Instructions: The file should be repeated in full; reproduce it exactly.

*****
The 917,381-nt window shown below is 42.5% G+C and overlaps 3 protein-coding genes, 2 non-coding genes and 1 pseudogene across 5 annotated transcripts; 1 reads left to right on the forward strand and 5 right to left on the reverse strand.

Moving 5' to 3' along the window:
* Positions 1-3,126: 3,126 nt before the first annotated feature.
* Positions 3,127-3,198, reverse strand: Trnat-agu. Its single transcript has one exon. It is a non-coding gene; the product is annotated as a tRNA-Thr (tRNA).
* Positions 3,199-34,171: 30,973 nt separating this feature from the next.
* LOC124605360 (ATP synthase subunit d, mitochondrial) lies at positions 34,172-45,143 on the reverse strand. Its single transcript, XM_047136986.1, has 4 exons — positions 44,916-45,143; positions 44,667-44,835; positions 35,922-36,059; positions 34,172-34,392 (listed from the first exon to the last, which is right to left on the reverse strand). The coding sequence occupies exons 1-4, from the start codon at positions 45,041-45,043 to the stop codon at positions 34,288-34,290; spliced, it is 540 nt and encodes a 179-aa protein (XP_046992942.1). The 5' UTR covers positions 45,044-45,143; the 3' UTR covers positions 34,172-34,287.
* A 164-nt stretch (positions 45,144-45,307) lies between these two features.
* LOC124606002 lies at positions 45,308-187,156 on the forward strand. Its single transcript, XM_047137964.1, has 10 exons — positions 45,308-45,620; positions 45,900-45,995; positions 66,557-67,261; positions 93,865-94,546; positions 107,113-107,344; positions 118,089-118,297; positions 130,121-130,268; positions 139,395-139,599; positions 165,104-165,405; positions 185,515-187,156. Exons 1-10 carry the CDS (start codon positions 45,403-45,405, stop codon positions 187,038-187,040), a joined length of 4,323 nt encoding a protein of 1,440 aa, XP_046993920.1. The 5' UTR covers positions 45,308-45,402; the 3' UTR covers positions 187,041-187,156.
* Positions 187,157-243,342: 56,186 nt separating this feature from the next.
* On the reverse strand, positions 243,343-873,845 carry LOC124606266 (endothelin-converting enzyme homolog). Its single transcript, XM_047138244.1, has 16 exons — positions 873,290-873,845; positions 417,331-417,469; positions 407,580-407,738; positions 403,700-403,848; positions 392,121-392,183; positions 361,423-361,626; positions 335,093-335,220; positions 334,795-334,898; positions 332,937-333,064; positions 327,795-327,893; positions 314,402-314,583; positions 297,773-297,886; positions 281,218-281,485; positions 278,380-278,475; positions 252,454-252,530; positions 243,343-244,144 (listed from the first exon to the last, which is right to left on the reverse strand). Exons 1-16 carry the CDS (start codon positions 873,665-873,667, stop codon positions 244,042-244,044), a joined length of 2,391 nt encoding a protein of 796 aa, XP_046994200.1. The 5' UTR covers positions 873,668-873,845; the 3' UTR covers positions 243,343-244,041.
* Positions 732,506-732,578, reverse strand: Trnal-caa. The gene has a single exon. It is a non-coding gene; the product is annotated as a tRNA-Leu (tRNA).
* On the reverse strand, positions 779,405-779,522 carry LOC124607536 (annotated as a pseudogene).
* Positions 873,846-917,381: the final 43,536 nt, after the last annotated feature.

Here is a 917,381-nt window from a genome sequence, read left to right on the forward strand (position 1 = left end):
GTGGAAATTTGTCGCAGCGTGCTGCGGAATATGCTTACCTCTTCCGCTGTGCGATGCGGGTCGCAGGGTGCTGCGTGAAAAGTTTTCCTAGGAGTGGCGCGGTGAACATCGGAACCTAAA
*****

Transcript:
The 917,381-nt window shown below is 42.5% G+C and overlaps 3 protein-coding genes, 2 non-coding genes and 1 pseudogene across 5 annotated transcripts; 1 reads left to right on the forward strand and 5 right to left on the reverse strand.

Moving 5' to 3' along the window:
* Positions 1-3,126: 3,126 nt before the first annotated feature.
* Positions 3,127-3,198, reverse strand: Trnat-agu. Its single transcript has one exon. It is a non-coding gene; the product is annotated as a tRNA-Thr (tRNA).
* Positions 3,199-34,171: 30,973 nt separating this feature from the next.
* LOC124605360 (ATP synthase subunit d, mitochondrial) lies at positions 34,172-45,143 on the reverse strand. Its single transcript, XM_047136986.1, has 4 exons — positions 44,916-45,143; positions 44,667-44,835; positions 35,922-36,059; positions 34,172-34,392 (listed from the first exon to the last, which is right to left on the reverse strand). The coding sequence occupies exons 1-4, from the start codon at positions 45,041-45,043 to the stop codon at positions 34,288-34,290; spliced, it is 540 nt and encodes a 179-aa protein (XP_046992942.1). The 5' UTR covers positions 45,044-45,143; the 3' UTR covers positions 34,172-34,287.
* A 164-nt stretch (positions 45,144-45,307) lies between these two features.
* LOC124606002 lies at positions 45,308-187,156 on the forward strand. Its single transcript, XM_047137964.1, has 10 exons — positions 45,308-45,620; positions 45,900-45,995; positions 66,557-67,261; positions 93,865-94,546; positions 107,113-107,344; positions 118,089-118,297; positions 130,121-130,268; positions 139,395-139,599; positions 165,104-165,405; positions 185,515-187,156. Exons 1-10 carry the CDS (start codon positions 45,403-45,405, stop codon positions 187,038-187,040), a joined length of 4,323 nt encoding a protein of 1,440 aa, XP_046993920.1. The 5' UTR covers positions 45,308-45,402; the 3' UTR covers positions 187,041-187,156.
* Positions 187,157-243,342: 56,186 nt separating this feature from the next.
* On the reverse strand, positions 243,343-873,845 carry LOC124606266 (endothelin-converting enzyme homolog). Its single transcript, XM_047138244.1, has 16 exons — positions 873,290-873,845; positions 417,331-417,469; positions 407,580-407,738; positions 403,700-403,848; positions 392,121-392,183; positions 361,423-361,626; positions 335,093-335,220; positions 334,795-334,898; positions 332,937-333,064; positions 327,795-327,893; positions 314,402-314,583; positions 297,773-297,886; positions 281,218-281,485; positions 278,380-278,475; positions 252,454-252,530; positions 243,343-244,144 (listed from the first exon to the last, which is right to left on the reverse strand). Exons 1-16 carry the CDS (start codon positions 873,665-873,667, stop codon positions 244,042-244,044), a joined length of 2,391 nt encoding a protein of 796 aa, XP_046994200.1. The 5' UTR covers positions 873,668-873,845; the 3' UTR covers positions 243,343-244,041.
* Positions 732,506-732,578, reverse strand: Trnal-caa. The gene has a single exon. It is a non-coding gene; the product is annotated as a tRNA-Leu (tRNA).
* On the reverse strand, positions 779,405-779,522 carry LOC124607536 (annotated as a pseudogene).
* Positions 873,846-917,381: the final 43,536 nt, after the last annotated feature.

Here is a 917,381-nt window from a genome sequence, read left to right on the forward strand (position 1 = left end):
GTGGAAATTTGTCGCAGCGTGCTGCGGAATATGCTTACCTCTTCCGCTGTGCGATGCGGGTCGCAGGGTGCTGCGTGAAAAGTTTTCCTAGGAGTGGCGCGGTGAACATCGGAACCTAAA